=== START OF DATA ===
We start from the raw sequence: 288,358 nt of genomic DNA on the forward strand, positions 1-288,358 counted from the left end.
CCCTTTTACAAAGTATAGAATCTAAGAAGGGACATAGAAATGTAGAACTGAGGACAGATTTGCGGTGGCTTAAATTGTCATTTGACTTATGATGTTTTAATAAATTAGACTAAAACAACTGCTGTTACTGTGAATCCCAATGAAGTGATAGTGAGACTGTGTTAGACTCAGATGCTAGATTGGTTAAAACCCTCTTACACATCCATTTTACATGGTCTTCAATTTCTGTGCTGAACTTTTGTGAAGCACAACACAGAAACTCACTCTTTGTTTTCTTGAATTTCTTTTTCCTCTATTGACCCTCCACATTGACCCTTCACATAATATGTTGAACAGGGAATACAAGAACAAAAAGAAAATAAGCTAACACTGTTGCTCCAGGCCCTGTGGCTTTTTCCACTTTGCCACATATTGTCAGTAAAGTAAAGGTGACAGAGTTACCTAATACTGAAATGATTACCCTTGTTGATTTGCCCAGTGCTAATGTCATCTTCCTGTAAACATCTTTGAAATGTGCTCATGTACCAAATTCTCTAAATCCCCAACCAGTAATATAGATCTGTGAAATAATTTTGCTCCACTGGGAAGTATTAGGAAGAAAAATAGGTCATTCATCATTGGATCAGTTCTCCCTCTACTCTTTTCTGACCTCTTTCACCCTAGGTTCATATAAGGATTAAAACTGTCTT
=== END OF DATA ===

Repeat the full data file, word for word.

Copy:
We start from the raw sequence: 288,358 nt of genomic DNA on the forward strand, positions 1-288,358 counted from the left end.
CCCTTTTACAAAGTATAGAATCTAAGAAGGGACATAGAAATGTAGAACTGAGGACAGATTTGCGGTGGCTTAAATTGTCATTTGACTTATGATGTTTTAATAAATTAGACTAAAACAACTGCTGTTACTGTGAATCCCAATGAAGTGATAGTGAGACTGTGTTAGACTCAGATGCTAGATTGGTTAAAACCCTCTTACACATCCATTTTACATGGTCTTCAATTTCTGTGCTGAACTTTTGTGAAGCACAACACAGAAACTCACTCTTTGTTTTCTTGAATTTCTTTTTCCTCTATTGACCCTCCACATTGACCCTTCACATAATATGTTGAACAGGGAATACAAGAACAAAAAGAAAATAAGCTAACACTGTTGCTCCAGGCCCTGTGGCTTTTTCCACTTTGCCACATATTGTCAGTAAAGTAAAGGTGACAGAGTTACCTAATACTGAAATGATTACCCTTGTTGATTTGCCCAGTGCTAATGTCATCTTCCTGTAAACATCTTTGAAATGTGCTCATGTACCAAATTCTCTAAATCCCCAACCAGTAATATAGATCTGTGAAATAATTTTGCTCCACTGGGAAGTATTAGGAAGAAAAATAGGTCATTCATCATTGGATCAGTTCTCCCTCTACTCTTTTCTGACCTCTTTCACCCTAGGTTCATATAAGGATTAAAACTGTCTT